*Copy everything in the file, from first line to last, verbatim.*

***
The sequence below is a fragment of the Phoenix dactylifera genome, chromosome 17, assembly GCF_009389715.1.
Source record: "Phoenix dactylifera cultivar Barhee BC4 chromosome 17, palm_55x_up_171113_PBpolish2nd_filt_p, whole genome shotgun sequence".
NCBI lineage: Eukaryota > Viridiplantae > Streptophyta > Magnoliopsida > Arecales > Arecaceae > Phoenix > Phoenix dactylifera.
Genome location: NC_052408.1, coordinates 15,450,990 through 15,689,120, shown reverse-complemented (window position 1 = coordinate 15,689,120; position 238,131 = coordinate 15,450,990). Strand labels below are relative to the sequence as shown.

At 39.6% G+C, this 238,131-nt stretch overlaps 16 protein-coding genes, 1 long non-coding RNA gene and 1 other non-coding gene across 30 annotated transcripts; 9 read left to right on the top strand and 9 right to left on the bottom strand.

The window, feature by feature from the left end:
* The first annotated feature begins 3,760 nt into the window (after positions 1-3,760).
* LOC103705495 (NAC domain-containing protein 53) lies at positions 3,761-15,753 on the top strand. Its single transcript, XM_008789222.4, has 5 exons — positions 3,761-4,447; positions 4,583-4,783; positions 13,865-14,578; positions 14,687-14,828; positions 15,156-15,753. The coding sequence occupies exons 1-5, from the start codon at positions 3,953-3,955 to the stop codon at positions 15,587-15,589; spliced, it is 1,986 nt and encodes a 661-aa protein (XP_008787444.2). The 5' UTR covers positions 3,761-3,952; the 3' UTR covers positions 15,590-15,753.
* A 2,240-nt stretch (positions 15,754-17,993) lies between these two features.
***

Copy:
The sequence below is a fragment of the Phoenix dactylifera genome, chromosome 17, assembly GCF_009389715.1.
Source record: "Phoenix dactylifera cultivar Barhee BC4 chromosome 17, palm_55x_up_171113_PBpolish2nd_filt_p, whole genome shotgun sequence".
NCBI lineage: Eukaryota > Viridiplantae > Streptophyta > Magnoliopsida > Arecales > Arecaceae > Phoenix > Phoenix dactylifera.
Genome location: NC_052408.1, coordinates 15,450,990 through 15,689,120, shown reverse-complemented (window position 1 = coordinate 15,689,120; position 238,131 = coordinate 15,450,990). Strand labels below are relative to the sequence as shown.

At 39.6% G+C, this 238,131-nt stretch overlaps 16 protein-coding genes, 1 long non-coding RNA gene and 1 other non-coding gene across 30 annotated transcripts; 9 read left to right on the top strand and 9 right to left on the bottom strand.

The window, feature by feature from the left end:
* The first annotated feature begins 3,760 nt into the window (after positions 1-3,760).
* LOC103705495 (NAC domain-containing protein 53) lies at positions 3,761-15,753 on the top strand. Its single transcript, XM_008789222.4, has 5 exons — positions 3,761-4,447; positions 4,583-4,783; positions 13,865-14,578; positions 14,687-14,828; positions 15,156-15,753. The coding sequence occupies exons 1-5, from the start codon at positions 3,953-3,955 to the stop codon at positions 15,587-15,589; spliced, it is 1,986 nt and encodes a 661-aa protein (XP_008787444.2). The 5' UTR covers positions 3,761-3,952; the 3' UTR covers positions 15,590-15,753.
* A 2,240-nt stretch (positions 15,754-17,993) lies between these two features.